But the real target of Carl’s treatise, aside from Preservation League of New York State President Jay DiLorenzo, is Saranac Lake’s supposedly “underused and deteriorating train depot.” Our train station needs repair — as do most buildings — but anybody reading Carl’s words would wonder if this depot really is the same one which has housed over the years a number of retail venues, has been the location of countless arts and civic events, or was the home of a beautiful historic interpretive display or of a tourist information center provided by the chamber of commerce, not to mention the ticket office and gift shop for the Adirondack Scenic Railroad and the headquarters for the highly successful Rail Explorers. And I guess we’re supposed to forget the marvelous $500,000 restoration of the late 1990s, made with money that came from a federal grant based on the premise that the railroad would be central to the building’s function. Are we to think that none of this ever happened and could only happen now with a trail? In New Freedom, the trail people restored their station after the trail was completed. Here, we restored our depot in anticipation of the train.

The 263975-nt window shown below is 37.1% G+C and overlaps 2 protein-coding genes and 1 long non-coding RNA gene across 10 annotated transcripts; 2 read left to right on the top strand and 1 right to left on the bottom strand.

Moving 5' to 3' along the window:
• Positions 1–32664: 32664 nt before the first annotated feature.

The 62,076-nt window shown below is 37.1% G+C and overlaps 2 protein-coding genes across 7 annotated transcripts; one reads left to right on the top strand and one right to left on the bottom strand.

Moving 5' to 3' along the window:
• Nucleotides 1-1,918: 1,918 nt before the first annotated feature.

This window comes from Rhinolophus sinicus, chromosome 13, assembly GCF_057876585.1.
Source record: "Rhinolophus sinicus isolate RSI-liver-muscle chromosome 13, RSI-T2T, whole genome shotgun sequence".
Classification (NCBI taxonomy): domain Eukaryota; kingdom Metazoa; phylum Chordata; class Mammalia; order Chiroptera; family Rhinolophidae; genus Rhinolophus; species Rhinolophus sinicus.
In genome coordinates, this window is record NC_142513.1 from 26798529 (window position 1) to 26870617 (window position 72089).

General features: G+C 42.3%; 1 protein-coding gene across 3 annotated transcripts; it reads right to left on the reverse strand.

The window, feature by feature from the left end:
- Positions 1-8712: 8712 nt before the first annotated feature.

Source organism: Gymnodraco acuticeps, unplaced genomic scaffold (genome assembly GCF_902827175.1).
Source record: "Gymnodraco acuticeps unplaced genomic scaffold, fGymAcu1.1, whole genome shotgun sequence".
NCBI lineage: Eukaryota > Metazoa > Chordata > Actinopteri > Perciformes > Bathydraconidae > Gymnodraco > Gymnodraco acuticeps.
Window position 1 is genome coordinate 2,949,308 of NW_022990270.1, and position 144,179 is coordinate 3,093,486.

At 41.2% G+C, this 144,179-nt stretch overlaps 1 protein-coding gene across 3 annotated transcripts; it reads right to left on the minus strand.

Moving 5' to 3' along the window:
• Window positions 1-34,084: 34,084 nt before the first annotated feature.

The habit of leaving things out of the frame, the upending of facts and the verbal sleight of hand that has so often typified the trail advocates’ message do a disservice to their cause. These tactics disrespect the reader and bespeak an attitude in which the ends justify the means. And just because this has become business as usual in early 21st-century America doesn’t mean we have to accept it, or that we should. We deserve better.
Phil Gallos lives in Saranac Lake.